Finally heading to the other edge of the prairies, I managed a short stay in Winnipeg to get a dose of the community. Although no studio visits were completed (but a partial studio move was endured), I did receive a gracious tour around Winnipeg's artist run centers and galleries courtesy of Shawna Dempsey.
First up was Platform Gallery, an artist run center that focuses on digital and photographic arts. Saskatoon-based Clark Ferguson's In Search of Desire was present on the walls inside the Artspace Building. First encountering Ferguson's short video "Farmer Jeans" last summer, the same glossy aesthetic remains present, but his brand of humour remains elusive.
(We would also run into visual artist Sarah Anne Johnson here and elsewhere that day. Johnson, whose works I first encountered during a Banff open studio visit, and where that work materialized into a show at the Illingworth Kerr, and whose reputation in the contemporary art world is steadily climbing with prestigious acquisitions and awards, would be an art star in any other scene, but in a city void of even hipsters, self-aggrandizing may be the only thing more socially awkward than the city itself.)
Next up was aceart, where Montreal-based Alexandre David's Over Here filled the space with a voluminous architectural sculpture made entirely of soft wood. At first appearing as an indoor skateboarding ramp, once on the ramp that ascends close to the ceiling in a gentle curve, the give under one's weight, the scent and almost flavour of the fresh cut wood, and naturally the reverberation of sound it causes within the space reveal themselves and reconfigure how we engage and organize space.
Speaking with artist and aceart administrator Liz Garlicki, I was also gladly informed about the center's series of critical publications, essays, and artist books that are an integral part to aceart's mandate to produce and disseminate dialogue from contemporary cultural producers.
In the same building, we stopped in on Urban Shaman, where Cliff Eyland had curated Manitoba-based artists Peter Prince and Jackie Traverse together for a mediocre painting show. While one or two mixed media canvases by Traverse shone with honest brutality, the show as a whole did not necessarily speak to each other, and certainly not to the viewer about why these works belonged with each other. As Manitoba's only Aboriginal artist run center, I was expecting more text and information from and about contemporary practitioners, but save for a darkened corner of books and a table over stacked with outdated postcards, there was no visible or accessible information about the center and its activities.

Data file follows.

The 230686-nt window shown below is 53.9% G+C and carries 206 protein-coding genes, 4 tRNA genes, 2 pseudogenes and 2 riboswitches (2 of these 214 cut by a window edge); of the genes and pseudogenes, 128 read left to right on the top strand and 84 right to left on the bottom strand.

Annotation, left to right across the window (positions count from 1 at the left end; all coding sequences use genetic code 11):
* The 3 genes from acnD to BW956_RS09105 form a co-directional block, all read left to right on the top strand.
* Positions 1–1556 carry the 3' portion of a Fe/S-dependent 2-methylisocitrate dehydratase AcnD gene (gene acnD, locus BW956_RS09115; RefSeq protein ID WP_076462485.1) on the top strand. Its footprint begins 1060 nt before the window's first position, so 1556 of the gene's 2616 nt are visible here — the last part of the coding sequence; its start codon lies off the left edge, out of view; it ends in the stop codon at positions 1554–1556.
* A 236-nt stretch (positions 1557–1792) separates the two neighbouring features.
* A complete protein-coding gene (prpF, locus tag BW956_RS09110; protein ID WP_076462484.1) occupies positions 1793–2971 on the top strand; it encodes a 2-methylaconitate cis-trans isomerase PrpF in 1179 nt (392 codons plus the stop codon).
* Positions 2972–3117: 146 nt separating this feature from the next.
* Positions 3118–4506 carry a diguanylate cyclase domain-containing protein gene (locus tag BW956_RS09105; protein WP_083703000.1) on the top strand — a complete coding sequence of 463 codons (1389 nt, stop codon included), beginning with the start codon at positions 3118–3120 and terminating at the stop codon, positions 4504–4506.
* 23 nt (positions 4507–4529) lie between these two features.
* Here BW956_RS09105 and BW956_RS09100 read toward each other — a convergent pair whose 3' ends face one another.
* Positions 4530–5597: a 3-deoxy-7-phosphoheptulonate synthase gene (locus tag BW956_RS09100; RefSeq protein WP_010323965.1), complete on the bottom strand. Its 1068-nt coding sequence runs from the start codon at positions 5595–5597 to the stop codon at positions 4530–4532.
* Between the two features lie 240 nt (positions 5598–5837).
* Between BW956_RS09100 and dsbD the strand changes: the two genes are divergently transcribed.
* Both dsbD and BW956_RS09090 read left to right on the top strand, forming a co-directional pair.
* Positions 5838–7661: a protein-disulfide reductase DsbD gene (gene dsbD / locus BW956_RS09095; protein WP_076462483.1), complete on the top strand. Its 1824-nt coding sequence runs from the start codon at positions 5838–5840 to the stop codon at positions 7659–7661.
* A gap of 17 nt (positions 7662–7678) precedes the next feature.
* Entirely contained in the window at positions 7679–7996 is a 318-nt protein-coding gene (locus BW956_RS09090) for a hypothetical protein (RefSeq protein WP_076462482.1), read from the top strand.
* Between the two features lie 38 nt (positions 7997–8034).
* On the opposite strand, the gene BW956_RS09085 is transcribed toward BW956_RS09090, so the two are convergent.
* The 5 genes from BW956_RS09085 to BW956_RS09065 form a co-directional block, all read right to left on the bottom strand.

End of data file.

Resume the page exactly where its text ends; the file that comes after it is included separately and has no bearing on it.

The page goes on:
On to Plug In, where Pandora's Box was currently showing. Curated by Amanda Cachia, the show and tour was organized by the Dunlop Gallery in Regina, where I first saw it in its original presentation. Featuring ten international female artists from a multitude of backgrounds and disciplines, the show had far more room to breath in the gorgeous Plug In venue, but very notably missing was the Kara Walker short film (which was unfortunately replaced with editioned stills from her gallery in New York).
Brief stops were made at MAWA, a mentoring center for women artists where Dempsey and Lorri Millan have been working as co-Executive Directors for this past year. More of a resource space than a gallery space, MAWA seems to be an emblem of Winnipeg's cooperative spirit that espouses help and mentorship far more than competition and rivalry.
A stop was also made at Videopool, where a stack of Poolside publications, information about their various programming throughout the year, and a members' DVD catalogue later, completely affirmed its reputation as what a media arts center should be. As a meeting space for its members, Videopool is first and foremost a resource center that generates new avenues and accessibilities for distribution, technical facilities, archives, residencies, annual publications, funding possibilities, and programming initiatives. Attracting Andrew Harwood to step in from Toronto as the new Executive Director, he will follow a dynamic era led by Sandee Moore, who once again returns to her own artistic practice.
The final space visited was of course the Winnipeg Art Gallery. Sheltered entirely in tyndall stone since 1912, the WAG is just one more heritage building that continues to survive in downtown Winnipeg, though they continue to have their fair share of demolitions and renovations.
There primarily to find Allyson Mitchell's Ladies Sasquatch behind the silver antique selection, I was surprisingly taken a back by the Joe Fafard retrospective. Having seen his work countless times, the retrospective was the first time I have appreciated his work. With focus on his early works, which stand out in their curiosity, Fafard's impeccable note for the mundane detail is certainly on display as you walk by each pedestal. Placed outside of the market value context, Fafard's genuine compulsion with re-figuring ordinary folks and familiarities shine through, giving a face to the world he knows to a world that may otherwise forget.
- A.F. Edmonton